JOHANNESBURG (Reuters) - Barclays Plc (BARC.L) and Citigroup (C.N) approached South African competition regulator with information relating to the alleged rigging of the rand currency’s exchange rate, two sources with direct knowledge of the matter said on Friday.
South Africa’s Competition Commission said on Wednesday it had found more than a dozen local and foreign banks colluded to coordinate trading in the South African and U.S. currencies.
Its inquiry centered on an instant messaging chat room called “ZAR Domination”, which the Commission alleged was used by the banks to coordinate trading activities when giving quotes to customers who buy or sell currencies.
The Commission launched the probe in April 2015, joining a global clampdown that has led to dozens of traders being fired and big banks fined a total of around $10 billion for rigging interest rate and foreign exchange benchmarks.
In the case of the alleged rigging of the rand, the Competition Commission said it had recommended fines amounting to 10 percent of the banks’ South African annual revenues to the country’s Competition Tribunal, which adjudicates on the watchdog’s findings.
“Barclays and Citigroup offered to co-operate with the investigation,” one source said, adding that if the information they provided led to a successful prosecution of other members of the alleged cartel they could be exempted from any fine.
Barclays reiterated on Friday a statement made earlier in the week in which it said it was cooperating with regulators, while Citigroup, which has also said it is working with regulators, was not immediately available for comment.
Barclays and Citigroup were not included in the list of banks that the Commission recommended should be fined, but it did name them as members of the alleged rigging group.
The Commission was not seeking any penalty against Citigroup, Barclays or Barclays Africa because of the information they supplied was enough to refer the matter to Tribunal for prosecution, another source said.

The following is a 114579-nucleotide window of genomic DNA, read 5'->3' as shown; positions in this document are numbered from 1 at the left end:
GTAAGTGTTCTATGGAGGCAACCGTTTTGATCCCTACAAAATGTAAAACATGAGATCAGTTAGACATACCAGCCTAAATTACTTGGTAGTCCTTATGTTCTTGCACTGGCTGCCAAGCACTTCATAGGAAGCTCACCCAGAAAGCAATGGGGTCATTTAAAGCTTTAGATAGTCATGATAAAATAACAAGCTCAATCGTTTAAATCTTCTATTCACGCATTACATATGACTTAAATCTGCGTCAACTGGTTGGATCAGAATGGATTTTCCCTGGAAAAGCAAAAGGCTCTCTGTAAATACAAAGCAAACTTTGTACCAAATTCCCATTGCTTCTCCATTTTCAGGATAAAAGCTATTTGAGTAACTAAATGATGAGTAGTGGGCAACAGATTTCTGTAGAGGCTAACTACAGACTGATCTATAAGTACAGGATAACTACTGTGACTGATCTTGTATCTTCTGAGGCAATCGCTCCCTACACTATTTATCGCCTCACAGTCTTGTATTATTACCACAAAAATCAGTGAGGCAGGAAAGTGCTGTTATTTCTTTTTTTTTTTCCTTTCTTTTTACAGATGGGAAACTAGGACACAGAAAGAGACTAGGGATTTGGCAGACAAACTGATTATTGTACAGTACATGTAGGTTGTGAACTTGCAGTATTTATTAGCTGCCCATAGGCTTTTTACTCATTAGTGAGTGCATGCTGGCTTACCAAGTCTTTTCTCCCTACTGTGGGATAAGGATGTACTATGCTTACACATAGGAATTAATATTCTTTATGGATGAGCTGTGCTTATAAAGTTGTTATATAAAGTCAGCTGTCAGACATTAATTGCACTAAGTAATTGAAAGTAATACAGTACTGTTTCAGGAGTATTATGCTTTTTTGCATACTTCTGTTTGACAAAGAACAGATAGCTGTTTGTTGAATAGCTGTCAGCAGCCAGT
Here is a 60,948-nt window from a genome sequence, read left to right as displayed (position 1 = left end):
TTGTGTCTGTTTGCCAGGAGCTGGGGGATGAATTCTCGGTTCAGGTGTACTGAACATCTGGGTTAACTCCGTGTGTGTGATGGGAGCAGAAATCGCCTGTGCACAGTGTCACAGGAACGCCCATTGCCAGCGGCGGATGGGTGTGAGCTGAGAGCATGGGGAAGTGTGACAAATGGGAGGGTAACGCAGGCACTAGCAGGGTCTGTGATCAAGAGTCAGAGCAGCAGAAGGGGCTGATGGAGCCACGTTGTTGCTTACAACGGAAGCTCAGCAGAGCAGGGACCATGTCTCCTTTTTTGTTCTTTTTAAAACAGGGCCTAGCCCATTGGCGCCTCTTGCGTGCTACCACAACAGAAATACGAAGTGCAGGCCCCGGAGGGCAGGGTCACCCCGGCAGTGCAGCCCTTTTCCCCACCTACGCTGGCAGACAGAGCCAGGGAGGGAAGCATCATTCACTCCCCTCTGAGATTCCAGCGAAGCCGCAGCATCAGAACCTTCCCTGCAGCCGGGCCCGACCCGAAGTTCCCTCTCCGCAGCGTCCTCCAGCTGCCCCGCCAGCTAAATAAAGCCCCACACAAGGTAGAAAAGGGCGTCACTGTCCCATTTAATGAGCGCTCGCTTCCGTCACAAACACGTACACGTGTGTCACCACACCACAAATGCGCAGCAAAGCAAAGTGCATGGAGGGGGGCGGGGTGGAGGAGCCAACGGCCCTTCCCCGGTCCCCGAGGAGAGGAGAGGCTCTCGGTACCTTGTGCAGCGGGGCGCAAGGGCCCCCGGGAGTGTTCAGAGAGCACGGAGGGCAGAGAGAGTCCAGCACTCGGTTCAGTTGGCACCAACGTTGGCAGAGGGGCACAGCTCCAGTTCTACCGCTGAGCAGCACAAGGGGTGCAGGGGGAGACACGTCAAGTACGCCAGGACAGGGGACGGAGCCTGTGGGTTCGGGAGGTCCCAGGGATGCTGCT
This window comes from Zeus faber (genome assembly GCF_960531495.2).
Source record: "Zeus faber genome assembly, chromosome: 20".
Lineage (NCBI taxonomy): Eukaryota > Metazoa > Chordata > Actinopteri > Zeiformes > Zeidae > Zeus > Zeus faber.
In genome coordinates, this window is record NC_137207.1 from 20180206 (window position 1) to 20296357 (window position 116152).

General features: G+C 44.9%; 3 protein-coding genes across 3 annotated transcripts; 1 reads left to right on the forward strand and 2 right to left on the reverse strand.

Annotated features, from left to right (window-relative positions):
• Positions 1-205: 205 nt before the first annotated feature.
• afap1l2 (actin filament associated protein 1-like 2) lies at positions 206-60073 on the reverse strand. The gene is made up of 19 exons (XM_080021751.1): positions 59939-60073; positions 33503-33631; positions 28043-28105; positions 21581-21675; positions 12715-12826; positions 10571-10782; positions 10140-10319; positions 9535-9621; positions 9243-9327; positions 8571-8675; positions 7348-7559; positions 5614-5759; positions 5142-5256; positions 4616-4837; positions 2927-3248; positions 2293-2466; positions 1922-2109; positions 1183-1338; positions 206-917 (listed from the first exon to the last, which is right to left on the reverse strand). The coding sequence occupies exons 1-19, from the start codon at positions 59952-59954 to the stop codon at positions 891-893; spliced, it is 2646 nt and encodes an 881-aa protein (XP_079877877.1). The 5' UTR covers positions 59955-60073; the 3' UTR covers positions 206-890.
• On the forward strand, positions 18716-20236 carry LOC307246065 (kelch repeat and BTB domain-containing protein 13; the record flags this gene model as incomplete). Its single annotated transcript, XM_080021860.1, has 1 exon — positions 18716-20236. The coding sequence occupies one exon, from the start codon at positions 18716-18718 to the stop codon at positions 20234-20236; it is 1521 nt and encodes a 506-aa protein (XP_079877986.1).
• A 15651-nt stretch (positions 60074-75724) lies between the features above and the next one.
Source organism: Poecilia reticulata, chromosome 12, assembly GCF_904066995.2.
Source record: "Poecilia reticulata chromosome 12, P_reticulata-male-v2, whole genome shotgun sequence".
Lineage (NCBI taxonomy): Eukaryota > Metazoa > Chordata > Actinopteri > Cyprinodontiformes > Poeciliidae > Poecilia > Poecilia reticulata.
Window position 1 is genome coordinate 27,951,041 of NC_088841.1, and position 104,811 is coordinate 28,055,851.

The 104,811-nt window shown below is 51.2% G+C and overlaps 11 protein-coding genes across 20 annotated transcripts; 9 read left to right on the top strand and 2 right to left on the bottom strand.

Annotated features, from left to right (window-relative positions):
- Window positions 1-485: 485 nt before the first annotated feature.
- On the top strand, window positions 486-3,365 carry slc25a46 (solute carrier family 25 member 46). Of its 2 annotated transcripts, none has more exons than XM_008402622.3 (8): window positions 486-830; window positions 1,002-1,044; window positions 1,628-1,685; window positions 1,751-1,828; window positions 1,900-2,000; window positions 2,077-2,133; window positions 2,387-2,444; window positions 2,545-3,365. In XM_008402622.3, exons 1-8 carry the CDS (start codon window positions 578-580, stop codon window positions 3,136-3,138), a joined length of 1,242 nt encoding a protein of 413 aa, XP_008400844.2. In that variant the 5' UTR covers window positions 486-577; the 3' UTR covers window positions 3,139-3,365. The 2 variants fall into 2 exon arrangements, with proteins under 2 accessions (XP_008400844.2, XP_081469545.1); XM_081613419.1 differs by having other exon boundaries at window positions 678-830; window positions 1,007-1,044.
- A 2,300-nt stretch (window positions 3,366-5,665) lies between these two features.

The information the banks provided, which the sources did not detail, would be examined by the Competition Tribunal.
The other banks and brokerages named in the case were, Nomura (8604.T), Standard Bank (SBKJ.J), Investec (INLJ.J), JP Morgan (JPM.N), BNP Paribas (BNPP.PA), Credit Suisse Group (CSGN.S), Commerzbank AG (CBKG.DE), Standard New York Securities Inc, Macquarie Bank (MQG.AX), Bank of America Merrill Lynch (BAML) (BAC.N), ANZ Banking Group Ltd (ANZ.AX) and Standard Chartered Plc (STAN.L).
Anglo-South African investment bank and asset manager Investec (INVP.L) said on Friday the case against it related to the conduct of just one trader.
“The bank intends to seek further information from the Competition Commission with respect to the specifics of the charges in order to continue to co-operate with them in this regard,” it said in a statement.
Officials at Standard Bank, BAML, Commerzbank, BNP Paribas Nomura, Credit Suisse, ANZ, Standard Chartered and Macquarie declined to comment. The others have not commented.
Editing by Alexander Smith, Greg Mahlich